Why the United States needs NATO – 3 things to know

Trump does not view Putin’s Russia as an existential threat to the US-led global order.

Former President Donald Trump has long made it clear that he deeply resents NATO. This 75-year-old military alliance comprises the United States and 30 other countries, including Canada, the United Kingdom, Germany, and France.

On Feb. 10, Trump escalated his criticism of NATO, saying that if he is elected president again in November 2024, the U.S. would not defend any member country that had not “paid up.”

Trump also said that he would encourage Russia and its president, Vladimir Putin, “to do whatever the hell they want” with a NATO member that was “delinquent” in paying for its defence.

NATO is the Western world’s foremost defence organisation. It is headquartered in Brussels. The central idea behind NATO’s existence, as explained in Article 5 of NATO’s 1949 treaty, is that all NATO countries agree to defend any other NATO country in case of an attack.

NATO has no standing army and relies on member countries to volunteer their military forces to carry out any operation. So, all NATO countries agree to spend 2% of their annual gross domestic product on military defence in order to support NATO.

Some countries, like the U.S., the UK, Poland, Finland, Greece and the Baltic states of Estonia, Latvia, and Lithuania, devote more than 2% of their GDP to military defence. About half of NATO’s members, including Germany, France, Norway, Spain and Turkey, spend less.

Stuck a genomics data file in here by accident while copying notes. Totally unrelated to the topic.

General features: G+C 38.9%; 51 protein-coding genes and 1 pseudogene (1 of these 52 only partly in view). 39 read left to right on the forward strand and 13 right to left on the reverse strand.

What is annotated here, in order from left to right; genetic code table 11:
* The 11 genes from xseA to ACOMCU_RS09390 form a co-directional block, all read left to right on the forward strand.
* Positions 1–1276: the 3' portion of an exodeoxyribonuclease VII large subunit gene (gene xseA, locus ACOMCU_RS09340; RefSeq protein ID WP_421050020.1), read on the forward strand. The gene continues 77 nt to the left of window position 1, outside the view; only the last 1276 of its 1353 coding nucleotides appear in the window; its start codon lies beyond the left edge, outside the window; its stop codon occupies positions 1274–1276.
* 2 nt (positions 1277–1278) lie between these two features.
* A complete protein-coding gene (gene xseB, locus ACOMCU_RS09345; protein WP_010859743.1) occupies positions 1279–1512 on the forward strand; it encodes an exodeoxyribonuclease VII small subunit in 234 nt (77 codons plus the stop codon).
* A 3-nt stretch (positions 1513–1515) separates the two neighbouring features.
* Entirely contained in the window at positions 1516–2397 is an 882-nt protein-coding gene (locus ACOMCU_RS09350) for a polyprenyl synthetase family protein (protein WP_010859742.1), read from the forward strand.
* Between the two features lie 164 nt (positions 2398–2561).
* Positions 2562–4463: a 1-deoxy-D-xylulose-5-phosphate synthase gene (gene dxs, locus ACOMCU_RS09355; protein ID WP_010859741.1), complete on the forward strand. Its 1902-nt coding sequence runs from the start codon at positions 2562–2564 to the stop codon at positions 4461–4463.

In a written statement on Feb. 11, NATO leader Jens Stoltenberg said that Trump’s suggestion “undermines all of our security, including that of the U.S., and puts American and European soldiers at increased risk.” Other political leaders also criticised Trump’s comments as highly dangerous.

As a scholar of history and international affairs, it is clear that Trump does not seem to understand the many advantages the U.S. gets from being part of NATO. Here are three major benefits for the U.S. that come with NATO membership.

1. NATO gives the U.S. reliable allies

Militarily and economically, the U.S. is a hugely formidable power. It has the largest nuclear arsenal on earth and continues to be the largest economy in the world.

Yet, without its allies in Asia, and above all without those in Europe, the U.S. would be a much-diminished superpower.

NATO provides the U.S. with a leadership position in one of the strongest military alliance networks in the world. This leadership goes well beyond the security realm – it has profound and very positive political and economic ripple effects. For instance, most Western countries purchase their arms and military equipment from the U.S.

Russia counts controversial regimes known for human rights violations, such as Iran, North Korea and, to some extent, China, among its most important allies. The U.S. considers economically strong countries like Canada, Germany, France, Italy and many other established democracies as its friends and allies.

NATO has invoked Article 5 only once – immediately after the U.S. was attacked on Sept. 11, 2001. America’s NATO allies were ready to come to the aid of the U.S. – and, for good or for bad, many subsequently participated in the United States’ war in Afghanistan.